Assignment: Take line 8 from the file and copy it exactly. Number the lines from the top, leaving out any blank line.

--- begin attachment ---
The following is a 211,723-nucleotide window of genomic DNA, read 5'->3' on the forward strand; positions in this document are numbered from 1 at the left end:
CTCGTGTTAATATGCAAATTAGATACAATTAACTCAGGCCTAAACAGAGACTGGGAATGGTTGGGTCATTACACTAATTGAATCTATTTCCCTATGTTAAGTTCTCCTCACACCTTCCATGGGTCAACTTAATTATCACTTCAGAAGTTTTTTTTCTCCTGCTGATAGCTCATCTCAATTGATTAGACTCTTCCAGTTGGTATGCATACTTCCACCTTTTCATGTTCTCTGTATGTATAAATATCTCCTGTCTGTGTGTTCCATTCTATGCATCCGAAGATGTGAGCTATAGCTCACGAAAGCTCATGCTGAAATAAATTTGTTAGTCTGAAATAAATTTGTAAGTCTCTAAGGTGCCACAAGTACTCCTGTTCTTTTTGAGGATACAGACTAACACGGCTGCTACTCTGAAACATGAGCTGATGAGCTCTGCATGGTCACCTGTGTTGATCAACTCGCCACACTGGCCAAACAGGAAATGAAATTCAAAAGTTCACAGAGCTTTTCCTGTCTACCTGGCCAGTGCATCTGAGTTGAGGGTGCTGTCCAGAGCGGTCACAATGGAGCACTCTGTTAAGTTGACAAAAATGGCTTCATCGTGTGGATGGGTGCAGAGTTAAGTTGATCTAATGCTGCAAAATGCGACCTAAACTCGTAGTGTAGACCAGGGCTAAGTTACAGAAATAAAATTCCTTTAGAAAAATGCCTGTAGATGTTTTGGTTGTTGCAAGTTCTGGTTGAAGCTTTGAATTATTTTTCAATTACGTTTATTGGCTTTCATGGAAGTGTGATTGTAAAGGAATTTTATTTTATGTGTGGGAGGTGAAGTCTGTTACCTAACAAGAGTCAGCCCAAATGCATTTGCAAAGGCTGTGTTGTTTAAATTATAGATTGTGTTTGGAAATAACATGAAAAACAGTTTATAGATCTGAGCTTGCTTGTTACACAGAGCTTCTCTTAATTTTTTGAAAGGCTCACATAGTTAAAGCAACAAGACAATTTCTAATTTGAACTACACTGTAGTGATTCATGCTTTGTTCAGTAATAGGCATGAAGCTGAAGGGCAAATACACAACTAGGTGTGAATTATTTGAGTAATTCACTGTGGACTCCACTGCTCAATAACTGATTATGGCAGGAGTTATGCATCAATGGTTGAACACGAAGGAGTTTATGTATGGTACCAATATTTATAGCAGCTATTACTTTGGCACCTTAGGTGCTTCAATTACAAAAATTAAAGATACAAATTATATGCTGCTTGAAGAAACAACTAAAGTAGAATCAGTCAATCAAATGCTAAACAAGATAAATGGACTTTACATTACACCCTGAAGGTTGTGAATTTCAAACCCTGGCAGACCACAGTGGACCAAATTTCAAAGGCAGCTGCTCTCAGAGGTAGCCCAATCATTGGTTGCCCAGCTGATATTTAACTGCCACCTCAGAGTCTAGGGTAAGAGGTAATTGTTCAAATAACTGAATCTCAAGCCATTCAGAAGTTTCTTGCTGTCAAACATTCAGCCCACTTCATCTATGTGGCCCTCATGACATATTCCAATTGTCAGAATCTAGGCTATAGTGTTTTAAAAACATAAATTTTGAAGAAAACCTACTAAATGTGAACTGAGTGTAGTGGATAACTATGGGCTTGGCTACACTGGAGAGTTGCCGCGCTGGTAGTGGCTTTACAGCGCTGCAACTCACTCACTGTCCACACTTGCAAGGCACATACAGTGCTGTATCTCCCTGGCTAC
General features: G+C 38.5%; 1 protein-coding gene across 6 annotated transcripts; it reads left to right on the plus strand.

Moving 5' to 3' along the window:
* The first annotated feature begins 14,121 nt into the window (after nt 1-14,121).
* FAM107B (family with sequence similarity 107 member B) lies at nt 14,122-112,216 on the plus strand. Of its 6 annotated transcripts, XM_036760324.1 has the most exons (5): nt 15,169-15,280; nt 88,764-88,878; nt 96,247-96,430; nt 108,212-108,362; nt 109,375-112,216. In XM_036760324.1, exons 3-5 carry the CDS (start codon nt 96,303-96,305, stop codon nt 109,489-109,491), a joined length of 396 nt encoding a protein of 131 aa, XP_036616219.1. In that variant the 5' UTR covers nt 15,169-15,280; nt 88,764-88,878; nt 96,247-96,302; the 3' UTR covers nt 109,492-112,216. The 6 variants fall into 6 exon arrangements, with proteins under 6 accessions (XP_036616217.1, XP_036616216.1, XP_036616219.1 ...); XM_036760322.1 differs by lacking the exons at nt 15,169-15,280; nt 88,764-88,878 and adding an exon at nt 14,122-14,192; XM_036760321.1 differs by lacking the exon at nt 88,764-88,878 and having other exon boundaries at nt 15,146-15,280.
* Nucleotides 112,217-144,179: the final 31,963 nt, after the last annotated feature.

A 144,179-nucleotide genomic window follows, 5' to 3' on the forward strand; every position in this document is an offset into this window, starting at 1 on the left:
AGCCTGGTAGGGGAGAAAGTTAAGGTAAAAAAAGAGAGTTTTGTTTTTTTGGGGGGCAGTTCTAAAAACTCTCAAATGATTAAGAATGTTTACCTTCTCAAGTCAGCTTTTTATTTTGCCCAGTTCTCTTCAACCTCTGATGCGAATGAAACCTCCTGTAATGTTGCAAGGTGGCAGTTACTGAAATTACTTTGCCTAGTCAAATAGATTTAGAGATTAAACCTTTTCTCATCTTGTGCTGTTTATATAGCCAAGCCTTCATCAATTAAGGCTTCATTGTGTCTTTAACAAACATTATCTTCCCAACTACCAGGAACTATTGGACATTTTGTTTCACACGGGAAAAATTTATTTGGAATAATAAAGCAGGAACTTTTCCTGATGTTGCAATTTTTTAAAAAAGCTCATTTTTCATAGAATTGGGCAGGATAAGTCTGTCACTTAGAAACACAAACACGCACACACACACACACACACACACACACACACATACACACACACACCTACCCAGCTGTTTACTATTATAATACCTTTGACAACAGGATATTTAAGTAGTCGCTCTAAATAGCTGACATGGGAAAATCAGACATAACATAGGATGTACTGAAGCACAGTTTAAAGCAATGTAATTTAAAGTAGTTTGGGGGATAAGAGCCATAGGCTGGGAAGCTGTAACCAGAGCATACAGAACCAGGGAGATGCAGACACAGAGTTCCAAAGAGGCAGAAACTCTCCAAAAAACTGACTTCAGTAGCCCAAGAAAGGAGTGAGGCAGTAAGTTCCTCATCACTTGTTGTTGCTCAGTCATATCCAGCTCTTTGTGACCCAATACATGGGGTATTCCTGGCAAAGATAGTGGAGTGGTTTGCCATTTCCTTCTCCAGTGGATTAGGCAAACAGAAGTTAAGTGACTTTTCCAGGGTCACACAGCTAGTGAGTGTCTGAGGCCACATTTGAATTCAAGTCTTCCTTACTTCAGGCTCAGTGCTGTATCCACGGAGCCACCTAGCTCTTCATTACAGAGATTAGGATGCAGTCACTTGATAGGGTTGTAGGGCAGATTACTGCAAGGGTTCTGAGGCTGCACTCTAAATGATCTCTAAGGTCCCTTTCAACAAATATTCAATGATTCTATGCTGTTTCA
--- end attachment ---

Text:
A 144,179-nucleotide genomic window follows, 5' to 3' on the forward strand; every position in this document is an offset into this window, starting at 1 on the left: